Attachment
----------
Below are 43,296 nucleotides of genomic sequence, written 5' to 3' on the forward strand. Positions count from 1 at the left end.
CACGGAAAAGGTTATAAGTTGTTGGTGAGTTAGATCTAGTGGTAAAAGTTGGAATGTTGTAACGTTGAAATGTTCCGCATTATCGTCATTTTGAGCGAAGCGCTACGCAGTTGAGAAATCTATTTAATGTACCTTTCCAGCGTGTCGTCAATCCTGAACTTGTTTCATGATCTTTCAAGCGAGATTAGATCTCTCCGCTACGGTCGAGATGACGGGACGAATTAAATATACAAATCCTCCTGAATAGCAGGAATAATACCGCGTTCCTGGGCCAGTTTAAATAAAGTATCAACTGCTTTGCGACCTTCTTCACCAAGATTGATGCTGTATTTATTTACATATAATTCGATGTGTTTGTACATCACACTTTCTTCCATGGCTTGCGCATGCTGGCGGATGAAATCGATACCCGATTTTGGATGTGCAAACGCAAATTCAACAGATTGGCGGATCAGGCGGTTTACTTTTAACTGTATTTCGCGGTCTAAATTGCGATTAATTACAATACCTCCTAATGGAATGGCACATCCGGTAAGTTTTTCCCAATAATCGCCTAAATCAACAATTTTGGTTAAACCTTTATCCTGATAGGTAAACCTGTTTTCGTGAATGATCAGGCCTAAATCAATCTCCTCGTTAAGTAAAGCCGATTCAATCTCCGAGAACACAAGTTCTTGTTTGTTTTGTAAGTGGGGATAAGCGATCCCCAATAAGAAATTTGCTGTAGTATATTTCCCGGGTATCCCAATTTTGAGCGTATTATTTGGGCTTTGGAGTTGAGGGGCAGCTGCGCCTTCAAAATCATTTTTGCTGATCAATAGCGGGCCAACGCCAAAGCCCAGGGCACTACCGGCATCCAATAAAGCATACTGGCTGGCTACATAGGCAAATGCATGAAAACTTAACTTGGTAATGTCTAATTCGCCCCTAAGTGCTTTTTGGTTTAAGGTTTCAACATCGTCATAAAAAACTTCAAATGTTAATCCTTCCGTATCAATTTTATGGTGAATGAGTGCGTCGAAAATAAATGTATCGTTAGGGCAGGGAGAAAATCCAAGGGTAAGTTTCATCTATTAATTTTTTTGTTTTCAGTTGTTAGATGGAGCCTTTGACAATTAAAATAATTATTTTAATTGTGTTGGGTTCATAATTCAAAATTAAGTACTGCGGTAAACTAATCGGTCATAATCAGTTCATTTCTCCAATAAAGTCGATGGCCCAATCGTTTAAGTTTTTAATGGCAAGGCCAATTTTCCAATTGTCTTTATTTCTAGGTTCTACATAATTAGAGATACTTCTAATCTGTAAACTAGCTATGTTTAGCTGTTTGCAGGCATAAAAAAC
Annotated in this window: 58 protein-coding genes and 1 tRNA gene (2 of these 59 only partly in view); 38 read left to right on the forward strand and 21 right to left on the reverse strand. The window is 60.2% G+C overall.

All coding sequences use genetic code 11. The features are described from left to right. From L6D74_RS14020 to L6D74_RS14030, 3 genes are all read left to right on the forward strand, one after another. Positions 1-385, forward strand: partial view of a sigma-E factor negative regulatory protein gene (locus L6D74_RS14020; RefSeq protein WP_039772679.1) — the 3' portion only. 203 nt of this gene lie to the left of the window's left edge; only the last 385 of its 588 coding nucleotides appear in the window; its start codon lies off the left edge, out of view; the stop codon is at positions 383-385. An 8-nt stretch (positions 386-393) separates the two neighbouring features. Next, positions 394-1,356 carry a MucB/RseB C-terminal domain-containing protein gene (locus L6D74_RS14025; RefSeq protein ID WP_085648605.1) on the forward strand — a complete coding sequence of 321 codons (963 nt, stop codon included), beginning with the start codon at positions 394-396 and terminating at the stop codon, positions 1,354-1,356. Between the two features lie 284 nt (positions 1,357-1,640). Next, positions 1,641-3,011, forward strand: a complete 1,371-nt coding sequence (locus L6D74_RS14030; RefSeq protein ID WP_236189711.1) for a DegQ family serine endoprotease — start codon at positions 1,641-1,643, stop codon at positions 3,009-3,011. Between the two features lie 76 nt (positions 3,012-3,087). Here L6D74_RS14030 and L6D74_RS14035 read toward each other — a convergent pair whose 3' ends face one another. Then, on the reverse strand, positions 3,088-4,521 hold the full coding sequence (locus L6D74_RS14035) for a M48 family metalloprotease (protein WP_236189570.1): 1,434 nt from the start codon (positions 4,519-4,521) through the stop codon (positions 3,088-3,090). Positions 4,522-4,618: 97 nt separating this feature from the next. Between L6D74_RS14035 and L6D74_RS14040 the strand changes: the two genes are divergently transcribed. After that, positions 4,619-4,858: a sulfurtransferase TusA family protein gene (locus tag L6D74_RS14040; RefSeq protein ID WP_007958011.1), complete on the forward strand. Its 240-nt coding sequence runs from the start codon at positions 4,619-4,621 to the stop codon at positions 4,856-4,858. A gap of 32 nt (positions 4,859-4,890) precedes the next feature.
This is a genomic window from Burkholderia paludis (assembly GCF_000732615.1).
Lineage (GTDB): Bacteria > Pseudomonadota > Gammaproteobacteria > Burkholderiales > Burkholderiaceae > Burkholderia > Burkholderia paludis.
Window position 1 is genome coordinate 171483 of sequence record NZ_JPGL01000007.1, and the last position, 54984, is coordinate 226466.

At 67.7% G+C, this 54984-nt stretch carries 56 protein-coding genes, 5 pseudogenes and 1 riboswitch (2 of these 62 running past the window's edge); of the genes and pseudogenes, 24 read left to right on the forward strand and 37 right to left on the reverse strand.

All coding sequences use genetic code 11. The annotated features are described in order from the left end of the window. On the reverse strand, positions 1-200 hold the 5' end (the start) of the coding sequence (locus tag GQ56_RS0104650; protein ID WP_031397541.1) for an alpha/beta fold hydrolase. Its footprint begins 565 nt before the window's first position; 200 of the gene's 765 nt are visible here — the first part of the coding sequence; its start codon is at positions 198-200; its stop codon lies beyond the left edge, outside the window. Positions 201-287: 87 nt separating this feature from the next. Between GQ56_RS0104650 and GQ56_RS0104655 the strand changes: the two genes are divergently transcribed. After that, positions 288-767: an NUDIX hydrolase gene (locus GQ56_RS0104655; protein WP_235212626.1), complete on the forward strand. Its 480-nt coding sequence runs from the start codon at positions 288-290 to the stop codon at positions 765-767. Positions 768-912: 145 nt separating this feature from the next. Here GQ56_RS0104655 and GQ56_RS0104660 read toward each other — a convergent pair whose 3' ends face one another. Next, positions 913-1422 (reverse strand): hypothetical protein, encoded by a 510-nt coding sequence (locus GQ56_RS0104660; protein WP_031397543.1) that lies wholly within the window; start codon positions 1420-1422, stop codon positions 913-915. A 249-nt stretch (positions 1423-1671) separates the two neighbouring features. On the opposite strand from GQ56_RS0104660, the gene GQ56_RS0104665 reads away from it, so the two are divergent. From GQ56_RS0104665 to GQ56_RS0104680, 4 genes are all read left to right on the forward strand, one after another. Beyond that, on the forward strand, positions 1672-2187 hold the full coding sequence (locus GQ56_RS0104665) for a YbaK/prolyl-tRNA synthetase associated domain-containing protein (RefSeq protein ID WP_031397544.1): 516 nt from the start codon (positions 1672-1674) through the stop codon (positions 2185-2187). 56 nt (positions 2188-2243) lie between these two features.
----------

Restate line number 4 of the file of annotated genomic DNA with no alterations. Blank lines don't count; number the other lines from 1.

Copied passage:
All coding sequences use genetic code 11. The features are described from left to right. From L6D74_RS14020 to L6D74_RS14030, 3 genes are all read left to right on the forward strand, one after another. Positions 1-385, forward strand: partial view of a sigma-E factor negative regulatory protein gene (locus L6D74_RS14020; RefSeq protein WP_039772679.1) — the 3' portion only. 203 nt of this gene lie to the left of the window's left edge; only the last 385 of its 588 coding nucleotides appear in the window; its start codon lies off the left edge, out of view; the stop codon is at positions 383-385. An 8-nt stretch (positions 386-393) separates the two neighbouring features. Next, positions 394-1,356 carry a MucB/RseB C-terminal domain-containing protein gene (locus L6D74_RS14025; RefSeq protein ID WP_085648605.1) on the forward strand — a complete coding sequence of 321 codons (963 nt, stop codon included), beginning with the start codon at positions 394-396 and terminating at the stop codon, positions 1,354-1,356. Between the two features lie 284 nt (positions 1,357-1,640). Next, positions 1,641-3,011, forward strand: a complete 1,371-nt coding sequence (locus L6D74_RS14030; RefSeq protein ID WP_236189711.1) for a DegQ family serine endoprotease — start codon at positions 1,641-1,643, stop codon at positions 3,009-3,011. Between the two features lie 76 nt (positions 3,012-3,087). Here L6D74_RS14030 and L6D74_RS14035 read toward each other — a convergent pair whose 3' ends face one another. Then, on the reverse strand, positions 3,088-4,521 hold the full coding sequence (locus L6D74_RS14035) for a M48 family metalloprotease (protein WP_236189570.1): 1,434 nt from the start codon (positions 4,519-4,521) through the stop codon (positions 3,088-3,090). Positions 4,522-4,618: 97 nt separating this feature from the next. Between L6D74_RS14035 and L6D74_RS14040 the strand changes: the two genes are divergently transcribed. After that, positions 4,619-4,858: a sulfurtransferase TusA family protein gene (locus tag L6D74_RS14040; RefSeq protein ID WP_007958011.1), complete on the forward strand. Its 240-nt coding sequence runs from the start codon at positions 4,619-4,621 to the stop codon at positions 4,856-4,858. A gap of 32 nt (positions 4,859-4,890) precedes the next feature.